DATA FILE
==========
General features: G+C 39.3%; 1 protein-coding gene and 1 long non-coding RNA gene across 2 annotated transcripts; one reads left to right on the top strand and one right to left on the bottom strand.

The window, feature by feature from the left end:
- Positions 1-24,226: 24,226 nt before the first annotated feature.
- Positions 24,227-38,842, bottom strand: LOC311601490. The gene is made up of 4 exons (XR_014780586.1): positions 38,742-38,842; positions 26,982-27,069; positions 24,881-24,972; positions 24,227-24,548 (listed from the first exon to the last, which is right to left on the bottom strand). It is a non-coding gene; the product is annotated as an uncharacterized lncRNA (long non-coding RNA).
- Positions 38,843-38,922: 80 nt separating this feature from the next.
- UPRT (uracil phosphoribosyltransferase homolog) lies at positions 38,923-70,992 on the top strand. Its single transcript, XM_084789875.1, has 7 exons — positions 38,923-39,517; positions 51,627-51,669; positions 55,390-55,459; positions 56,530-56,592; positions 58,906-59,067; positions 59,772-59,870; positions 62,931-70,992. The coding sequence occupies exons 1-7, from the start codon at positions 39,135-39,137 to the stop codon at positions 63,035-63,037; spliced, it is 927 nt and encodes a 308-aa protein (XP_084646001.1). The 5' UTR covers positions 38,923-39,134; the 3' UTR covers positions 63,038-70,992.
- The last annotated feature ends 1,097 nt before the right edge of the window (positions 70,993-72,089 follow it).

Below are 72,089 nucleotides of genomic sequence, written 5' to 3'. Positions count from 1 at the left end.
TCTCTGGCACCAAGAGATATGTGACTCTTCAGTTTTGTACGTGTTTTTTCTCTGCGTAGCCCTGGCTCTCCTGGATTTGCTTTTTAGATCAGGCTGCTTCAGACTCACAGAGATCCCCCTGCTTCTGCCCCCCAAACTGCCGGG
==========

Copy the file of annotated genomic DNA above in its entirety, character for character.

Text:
General features: G+C 39.3%; 1 protein-coding gene and 1 long non-coding RNA gene across 2 annotated transcripts; one reads left to right on the top strand and one right to left on the bottom strand.

The window, feature by feature from the left end:
- Positions 1-24,226: 24,226 nt before the first annotated feature.
- Positions 24,227-38,842, bottom strand: LOC311601490. The gene is made up of 4 exons (XR_014780586.1): positions 38,742-38,842; positions 26,982-27,069; positions 24,881-24,972; positions 24,227-24,548 (listed from the first exon to the last, which is right to left on the bottom strand). It is a non-coding gene; the product is annotated as an uncharacterized lncRNA (long non-coding RNA).
- Positions 38,843-38,922: 80 nt separating this feature from the next.
- UPRT (uracil phosphoribosyltransferase homolog) lies at positions 38,923-70,992 on the top strand. Its single transcript, XM_084789875.1, has 7 exons — positions 38,923-39,517; positions 51,627-51,669; positions 55,390-55,459; positions 56,530-56,592; positions 58,906-59,067; positions 59,772-59,870; positions 62,931-70,992. The coding sequence occupies exons 1-7, from the start codon at positions 39,135-39,137 to the stop codon at positions 63,035-63,037; spliced, it is 927 nt and encodes a 308-aa protein (XP_084646001.1). The 5' UTR covers positions 38,923-39,134; the 3' UTR covers positions 63,038-70,992.
- The last annotated feature ends 1,097 nt before the right edge of the window (positions 70,993-72,089 follow it).

Below are 72,089 nucleotides of genomic sequence, written 5' to 3'. Positions count from 1 at the left end.
TCTCTGGCACCAAGAGATATGTGACTCTTCAGTTTTGTACGTGTTTTTTCTCTGCGTAGCCCTGGCTCTCCTGGATTTGCTTTTTAGATCAGGCTGCTTCAGACTCACAGAGATCCCCCTGCTTCTGCCCCCCAAACTGCCGGG